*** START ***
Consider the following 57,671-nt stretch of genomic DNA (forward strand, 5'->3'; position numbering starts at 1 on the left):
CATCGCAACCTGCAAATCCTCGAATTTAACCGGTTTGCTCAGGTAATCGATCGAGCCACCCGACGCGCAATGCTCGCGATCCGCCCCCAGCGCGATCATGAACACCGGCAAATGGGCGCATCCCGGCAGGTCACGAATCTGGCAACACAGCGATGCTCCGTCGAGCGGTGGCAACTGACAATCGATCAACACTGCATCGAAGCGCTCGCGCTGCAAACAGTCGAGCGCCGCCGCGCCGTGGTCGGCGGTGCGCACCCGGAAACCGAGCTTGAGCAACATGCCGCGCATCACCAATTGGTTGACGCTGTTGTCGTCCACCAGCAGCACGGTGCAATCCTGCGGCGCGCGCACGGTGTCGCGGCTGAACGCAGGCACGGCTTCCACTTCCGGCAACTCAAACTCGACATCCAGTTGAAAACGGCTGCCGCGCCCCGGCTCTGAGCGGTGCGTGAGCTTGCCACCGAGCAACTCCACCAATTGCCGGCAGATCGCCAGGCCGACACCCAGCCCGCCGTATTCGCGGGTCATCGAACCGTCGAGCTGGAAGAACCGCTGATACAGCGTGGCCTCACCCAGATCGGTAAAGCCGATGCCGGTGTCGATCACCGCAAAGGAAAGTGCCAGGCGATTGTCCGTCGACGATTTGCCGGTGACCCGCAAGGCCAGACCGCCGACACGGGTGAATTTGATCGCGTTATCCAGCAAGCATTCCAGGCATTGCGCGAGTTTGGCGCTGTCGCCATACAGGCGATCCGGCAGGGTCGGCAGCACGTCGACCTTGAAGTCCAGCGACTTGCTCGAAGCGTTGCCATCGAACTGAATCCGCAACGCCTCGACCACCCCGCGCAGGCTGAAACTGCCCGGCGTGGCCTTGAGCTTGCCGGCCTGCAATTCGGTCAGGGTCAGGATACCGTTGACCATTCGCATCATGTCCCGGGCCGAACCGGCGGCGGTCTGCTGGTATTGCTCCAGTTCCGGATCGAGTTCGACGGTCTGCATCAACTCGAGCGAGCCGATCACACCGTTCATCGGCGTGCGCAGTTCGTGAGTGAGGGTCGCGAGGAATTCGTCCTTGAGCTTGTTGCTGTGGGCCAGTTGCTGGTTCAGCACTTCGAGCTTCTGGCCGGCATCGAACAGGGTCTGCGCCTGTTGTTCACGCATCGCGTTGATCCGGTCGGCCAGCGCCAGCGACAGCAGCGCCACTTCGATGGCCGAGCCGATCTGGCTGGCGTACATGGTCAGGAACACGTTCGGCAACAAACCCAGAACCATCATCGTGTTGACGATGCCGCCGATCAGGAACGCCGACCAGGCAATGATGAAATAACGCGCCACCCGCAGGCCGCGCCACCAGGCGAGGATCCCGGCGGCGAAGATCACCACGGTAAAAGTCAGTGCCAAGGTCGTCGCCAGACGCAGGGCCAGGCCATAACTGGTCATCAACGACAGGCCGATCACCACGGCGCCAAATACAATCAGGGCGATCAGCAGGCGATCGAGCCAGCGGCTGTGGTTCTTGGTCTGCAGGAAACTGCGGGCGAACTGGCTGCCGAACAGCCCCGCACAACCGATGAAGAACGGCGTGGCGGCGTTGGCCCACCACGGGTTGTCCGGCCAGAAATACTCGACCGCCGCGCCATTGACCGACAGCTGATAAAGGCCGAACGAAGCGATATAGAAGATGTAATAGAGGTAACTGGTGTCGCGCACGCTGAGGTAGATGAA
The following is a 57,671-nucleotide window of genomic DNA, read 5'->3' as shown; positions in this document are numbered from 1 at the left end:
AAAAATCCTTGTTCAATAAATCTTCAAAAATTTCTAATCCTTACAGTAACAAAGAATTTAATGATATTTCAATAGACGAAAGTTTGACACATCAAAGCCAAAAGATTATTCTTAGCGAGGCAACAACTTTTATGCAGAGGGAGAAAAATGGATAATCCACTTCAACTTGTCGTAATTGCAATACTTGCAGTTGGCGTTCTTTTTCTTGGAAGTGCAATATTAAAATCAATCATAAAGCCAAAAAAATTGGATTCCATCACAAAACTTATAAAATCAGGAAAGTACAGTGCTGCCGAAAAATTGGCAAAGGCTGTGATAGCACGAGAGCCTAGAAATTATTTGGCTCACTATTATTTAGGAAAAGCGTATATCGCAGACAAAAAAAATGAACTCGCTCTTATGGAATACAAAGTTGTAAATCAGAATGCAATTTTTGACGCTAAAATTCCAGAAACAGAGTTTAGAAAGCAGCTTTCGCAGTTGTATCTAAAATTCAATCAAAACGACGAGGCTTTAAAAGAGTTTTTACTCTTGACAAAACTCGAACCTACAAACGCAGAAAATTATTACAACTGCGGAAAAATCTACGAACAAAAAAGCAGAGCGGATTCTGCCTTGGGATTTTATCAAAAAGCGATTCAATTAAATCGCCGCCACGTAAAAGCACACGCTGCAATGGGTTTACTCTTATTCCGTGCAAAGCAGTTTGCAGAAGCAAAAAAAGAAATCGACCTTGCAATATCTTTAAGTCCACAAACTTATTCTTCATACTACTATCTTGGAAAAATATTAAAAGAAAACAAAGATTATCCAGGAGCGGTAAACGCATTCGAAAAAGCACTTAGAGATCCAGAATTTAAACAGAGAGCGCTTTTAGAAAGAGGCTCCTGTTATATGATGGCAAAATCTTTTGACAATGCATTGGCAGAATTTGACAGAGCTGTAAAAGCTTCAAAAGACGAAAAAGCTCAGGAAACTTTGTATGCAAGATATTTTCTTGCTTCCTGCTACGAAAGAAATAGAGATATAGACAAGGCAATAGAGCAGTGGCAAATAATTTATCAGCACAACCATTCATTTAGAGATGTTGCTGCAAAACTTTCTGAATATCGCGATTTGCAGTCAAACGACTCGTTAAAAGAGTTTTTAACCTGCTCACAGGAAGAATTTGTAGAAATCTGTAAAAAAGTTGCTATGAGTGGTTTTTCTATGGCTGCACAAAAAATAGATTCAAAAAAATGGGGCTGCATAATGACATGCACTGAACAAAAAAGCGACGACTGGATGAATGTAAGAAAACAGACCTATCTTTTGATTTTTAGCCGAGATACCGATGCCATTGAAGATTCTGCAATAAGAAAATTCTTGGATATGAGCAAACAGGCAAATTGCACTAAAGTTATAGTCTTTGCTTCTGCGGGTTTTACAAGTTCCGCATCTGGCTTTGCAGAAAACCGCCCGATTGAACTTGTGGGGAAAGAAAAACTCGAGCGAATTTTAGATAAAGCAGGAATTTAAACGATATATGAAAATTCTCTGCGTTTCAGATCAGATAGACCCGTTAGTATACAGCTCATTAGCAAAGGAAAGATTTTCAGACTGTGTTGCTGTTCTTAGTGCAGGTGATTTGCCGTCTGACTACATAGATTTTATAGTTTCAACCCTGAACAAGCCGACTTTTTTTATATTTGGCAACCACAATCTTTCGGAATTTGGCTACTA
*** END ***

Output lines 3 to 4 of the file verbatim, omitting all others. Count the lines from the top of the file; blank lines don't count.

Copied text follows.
The following is a 57,671-nucleotide window of genomic DNA, read 5'->3' as shown; positions in this document are numbered from 1 at the left end:
AAAAATCCTTGTTCAATAAATCTTCAAAAATTTCTAATCCTTACAGTAACAAAGAATTTAATGATATTTCAATAGACGAAAGTTTGACACATCAAAGCCAAAAGATTATTCTTAGCGAGGCAACAACTTTTATGCAGAGGGAGAAAAATGGATAATCCACTTCAACTTGTCGTAATTGCAATACTTGCAGTTGGCGTTCTTTTTCTTGGAAGTGCAATATTAAAATCAATCATAAAGCCAAAAAAATTGGATTCCATCACAAAACTTATAAAATCAGGAAAGTACAGTGCTGCCGAAAAATTGGCAAAGGCTGTGATAGCACGAGAGCCTAGAAATTATTTGGCTCACTATTATTTAGGAAAAGCGTATATCGCAGACAAAAAAAATGAACTCGCTCTTATGGAATACAAAGTTGTAAATCAGAATGCAATTTTTGACGCTAAAATTCCAGAAACAGAGTTTAGAAAGCAGCTTTCGCAGTTGTATCTAAAATTCAATCAAAACGACGAGGCTTTAAAAGAGTTTTTACTCTTGACAAAACTCGAACCTACAAACGCAGAAAATTATTACAACTGCGGAAAAATCTACGAACAAAAAAGCAGAGCGGATTCTGCCTTGGGATTTTATCAAAAAGCGATTCAATTAAATCGCCGCCACGTAAAAGCACACGCTGCAATGGGTTTACTCTTATTCCGTGCAAAGCAGTTTGCAGAAGCAAAAAAAGAAATCGACCTTGCAATATCTTTAAGTCCACAAACTTATTCTTCATACTACTATCTTGGAAAAATATTAAAAGAAAACAAAGATTATCCAGGAGCGGTAAACGCATTCGAAAAAGCACTTAGAGATCCAGAATTTAAACAGAGAGCGCTTTTAGAAAGAGGCTCCTGTTATATGATGGCAAAATCTTTTGACAATGCATTGGCAGAATTTGACAGAGCTGTAAAAGCTTCAAAAGACGAAAAAGCTCAGGAAACTTTGTATGCAAGATATTTTCTTGCTTCCTGCTACGAAAGAAATAGAGATATAGACAAGGCAATAGAGCAGTGGCAAATAATTTATCAGCACAACCATTCATTTAGAGATGTTGCTGCAAAACTTTCTGAATATCGCGATTTGCAGTCAAACGACTCGTTAAAAGAGTTTTTAACCTGCTCACAGGAAGAATTTGTAGAAATCTGTAAAAAAGTTGCTATGAGTGGTTTTTCTATGGCTGCACAAAAAATAGATTCAAAAAAATGGGGCTGCATAATGACATGCACTGAACAAAAAAGCGACGACTGGATGAATGTAAGAAAACAGACCTATCTTTTGATTTTTAGCCGAGATACCGATGCCATTGAAGATTCTGCAATAAGAAAATTCTTGGATATGAGCAAACAGGCAAATTGCACTAAAGTTATAGTCTTTGCTTCTGCGGGTTTTACAAGTTCCGCATCTGGCTTTGCAGAAAACCGCCCGATTGAACTTGTGGGGAAAGAAAAACTCGAGCGAATTTTAGATAAAGCAGGAATTTAAACGATATATGAAAATTCTCTGCGTTTCAGATCAGATAGACCCGTTAGTATACAGCTCATTAGCAAAGGAAAGATTTTCAGACTGTGTTGCTGTTCTTAGTGCAGGTGATTTGCCGTCTGACTACATAGATTTTATAGTTTCAACCCTGAACAAGCCGACTTTTTTTATATTTGGCAACCACAATCTTTCGGAATTTGGCTACTA